There is an ongoing and heated debate in the medical community about whether the Hippocratic Oath is still relevant today: Some state that its values are antiquated and opt for alternative pledges that align more strongly with their values: It seems odd to swear to Greek deities in this day and age, but some find comfort and tradition within the Hippocratic Oath’s words. Many members of the medical community have proposed replacing the Greek gods with Whomever the medical practitioner taking the oath believes in, whether that’s God, Allah, the Dharma, Krishna, or another Higher Power. Some even say that that particular section can be omitted completely if the one who is taking it is not religious.
Others claim that the Hippocratic Oath is more authentic, despite the language contained within it, and great lessons can still be taken from it. One major issue is that many believe the political nature of the Hippocratic Oath is divisive, and they strive to serve a broad range of patients, regardless of their viewpoints.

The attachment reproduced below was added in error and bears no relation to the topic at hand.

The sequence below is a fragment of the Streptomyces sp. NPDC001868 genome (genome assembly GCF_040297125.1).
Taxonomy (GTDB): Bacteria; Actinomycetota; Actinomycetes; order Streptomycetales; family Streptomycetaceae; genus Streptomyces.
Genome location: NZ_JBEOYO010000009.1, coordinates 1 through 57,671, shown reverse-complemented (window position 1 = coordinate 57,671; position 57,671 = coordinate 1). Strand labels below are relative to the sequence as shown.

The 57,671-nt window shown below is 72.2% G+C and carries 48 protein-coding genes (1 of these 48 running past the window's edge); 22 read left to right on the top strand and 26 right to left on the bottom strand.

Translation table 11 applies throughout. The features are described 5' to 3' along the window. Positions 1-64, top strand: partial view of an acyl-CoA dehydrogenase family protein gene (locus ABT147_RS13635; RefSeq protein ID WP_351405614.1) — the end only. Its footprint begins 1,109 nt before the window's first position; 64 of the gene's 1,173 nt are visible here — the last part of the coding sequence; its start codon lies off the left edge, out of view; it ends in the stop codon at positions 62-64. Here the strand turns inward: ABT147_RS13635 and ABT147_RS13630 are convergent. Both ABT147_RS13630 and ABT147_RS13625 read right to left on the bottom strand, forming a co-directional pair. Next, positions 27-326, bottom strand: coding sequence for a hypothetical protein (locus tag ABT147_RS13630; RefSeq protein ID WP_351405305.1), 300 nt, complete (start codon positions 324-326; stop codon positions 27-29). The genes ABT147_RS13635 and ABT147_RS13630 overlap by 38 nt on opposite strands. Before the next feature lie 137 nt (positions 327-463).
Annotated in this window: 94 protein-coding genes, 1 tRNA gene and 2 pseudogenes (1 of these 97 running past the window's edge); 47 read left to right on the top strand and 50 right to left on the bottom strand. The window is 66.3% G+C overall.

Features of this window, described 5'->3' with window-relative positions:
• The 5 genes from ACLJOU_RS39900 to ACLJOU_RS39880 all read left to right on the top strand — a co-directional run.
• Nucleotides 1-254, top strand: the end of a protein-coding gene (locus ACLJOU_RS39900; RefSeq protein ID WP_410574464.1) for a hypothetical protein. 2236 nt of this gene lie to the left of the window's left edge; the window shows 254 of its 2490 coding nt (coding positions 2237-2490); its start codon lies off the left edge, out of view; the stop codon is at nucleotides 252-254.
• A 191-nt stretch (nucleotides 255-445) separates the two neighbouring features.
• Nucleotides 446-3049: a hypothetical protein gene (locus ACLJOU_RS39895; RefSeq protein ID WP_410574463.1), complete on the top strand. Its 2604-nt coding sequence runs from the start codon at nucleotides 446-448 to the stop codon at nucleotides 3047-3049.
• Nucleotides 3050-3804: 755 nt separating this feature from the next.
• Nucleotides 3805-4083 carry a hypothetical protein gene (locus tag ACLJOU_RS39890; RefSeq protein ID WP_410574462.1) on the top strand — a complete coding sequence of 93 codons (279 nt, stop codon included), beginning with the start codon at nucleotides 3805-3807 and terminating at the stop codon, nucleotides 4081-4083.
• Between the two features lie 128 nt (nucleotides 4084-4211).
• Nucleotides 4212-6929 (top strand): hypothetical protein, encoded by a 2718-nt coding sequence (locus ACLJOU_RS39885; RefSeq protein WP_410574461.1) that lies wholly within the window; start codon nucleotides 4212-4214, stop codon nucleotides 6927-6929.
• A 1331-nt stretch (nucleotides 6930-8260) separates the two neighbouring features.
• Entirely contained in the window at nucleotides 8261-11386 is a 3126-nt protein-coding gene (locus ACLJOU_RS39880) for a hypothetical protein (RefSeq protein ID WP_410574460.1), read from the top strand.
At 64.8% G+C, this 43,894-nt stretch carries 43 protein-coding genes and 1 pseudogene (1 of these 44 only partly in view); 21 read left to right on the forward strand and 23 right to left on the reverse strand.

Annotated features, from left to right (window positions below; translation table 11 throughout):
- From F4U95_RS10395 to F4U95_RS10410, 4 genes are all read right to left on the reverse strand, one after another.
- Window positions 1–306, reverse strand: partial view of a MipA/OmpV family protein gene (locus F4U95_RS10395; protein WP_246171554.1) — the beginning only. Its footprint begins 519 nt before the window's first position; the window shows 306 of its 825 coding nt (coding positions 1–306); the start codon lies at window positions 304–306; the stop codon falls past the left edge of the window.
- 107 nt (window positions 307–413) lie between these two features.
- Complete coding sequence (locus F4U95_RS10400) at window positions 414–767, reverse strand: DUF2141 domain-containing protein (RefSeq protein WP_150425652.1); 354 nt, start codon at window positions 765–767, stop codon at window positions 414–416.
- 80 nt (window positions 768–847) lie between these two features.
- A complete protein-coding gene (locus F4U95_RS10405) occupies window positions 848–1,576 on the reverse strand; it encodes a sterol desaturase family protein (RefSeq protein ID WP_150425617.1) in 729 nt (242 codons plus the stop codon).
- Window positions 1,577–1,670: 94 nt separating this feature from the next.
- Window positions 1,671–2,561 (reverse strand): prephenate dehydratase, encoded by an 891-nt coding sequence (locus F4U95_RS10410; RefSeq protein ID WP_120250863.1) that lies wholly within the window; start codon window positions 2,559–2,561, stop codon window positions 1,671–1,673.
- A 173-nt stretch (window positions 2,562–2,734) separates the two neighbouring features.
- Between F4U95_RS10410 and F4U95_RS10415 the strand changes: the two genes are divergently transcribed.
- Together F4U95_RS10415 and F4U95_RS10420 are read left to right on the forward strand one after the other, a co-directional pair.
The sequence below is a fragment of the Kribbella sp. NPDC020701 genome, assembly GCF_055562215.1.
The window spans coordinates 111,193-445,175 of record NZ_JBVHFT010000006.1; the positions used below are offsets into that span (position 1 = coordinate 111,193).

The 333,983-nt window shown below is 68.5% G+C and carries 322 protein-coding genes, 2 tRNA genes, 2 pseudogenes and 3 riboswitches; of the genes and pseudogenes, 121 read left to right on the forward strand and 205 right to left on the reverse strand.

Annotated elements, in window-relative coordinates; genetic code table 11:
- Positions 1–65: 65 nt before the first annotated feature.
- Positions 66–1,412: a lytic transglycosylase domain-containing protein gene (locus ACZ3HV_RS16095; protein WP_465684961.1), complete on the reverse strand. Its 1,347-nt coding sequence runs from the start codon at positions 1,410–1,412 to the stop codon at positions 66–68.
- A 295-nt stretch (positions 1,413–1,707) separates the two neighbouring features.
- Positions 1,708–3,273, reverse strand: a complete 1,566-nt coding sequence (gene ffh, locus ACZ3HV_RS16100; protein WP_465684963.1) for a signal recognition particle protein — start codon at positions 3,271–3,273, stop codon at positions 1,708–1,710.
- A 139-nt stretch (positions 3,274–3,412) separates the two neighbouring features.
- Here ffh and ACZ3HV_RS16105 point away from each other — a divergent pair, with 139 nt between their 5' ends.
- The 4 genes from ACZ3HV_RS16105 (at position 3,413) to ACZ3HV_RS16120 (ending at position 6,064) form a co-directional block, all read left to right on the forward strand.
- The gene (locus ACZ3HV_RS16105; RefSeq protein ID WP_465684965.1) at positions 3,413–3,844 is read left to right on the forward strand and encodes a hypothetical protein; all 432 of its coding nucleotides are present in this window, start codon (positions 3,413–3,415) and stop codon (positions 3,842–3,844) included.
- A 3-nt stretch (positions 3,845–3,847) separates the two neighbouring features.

Bioethicist Steven Miles, M.D.,weighed in on the discussion with some meaningful words. He thinks it’s very important for the Hippocratic Oath to refer to the Greek gods. By doing so, it reminds physicians to accept human mortality, practice gentleness with their patients, and dedicate themselves fully to the path of healing.
There is one particularly controversial phrase contained within the Hippocratic Oath:
“I will not use the knife, even upon those suffering from stones, but I will leave this to those who are trained in this craft.”
When viewed literally, these words seem very strange to swear by, especially if one is going to become a surgeon. However, many members of the medical community view them in a purely metaphorical sense: If a physician is inexperienced in a certain procedure, he should ask for help from people who are experts in that particular practice. This approach makes perfect sense for both the patient and the physician.
While many of the words and phrases in the Hippocratic Oath are controversial and outdated in today’s progressive atmosphere, the brilliant mind of Hippocrates remains respected by many in the medical community, and he will always be hailed as the Father of Medicine. One may not agree with many of the details contained within the Hippocratic Oath, but many of the fundamental values within it are of the utmost importance to the medical community today.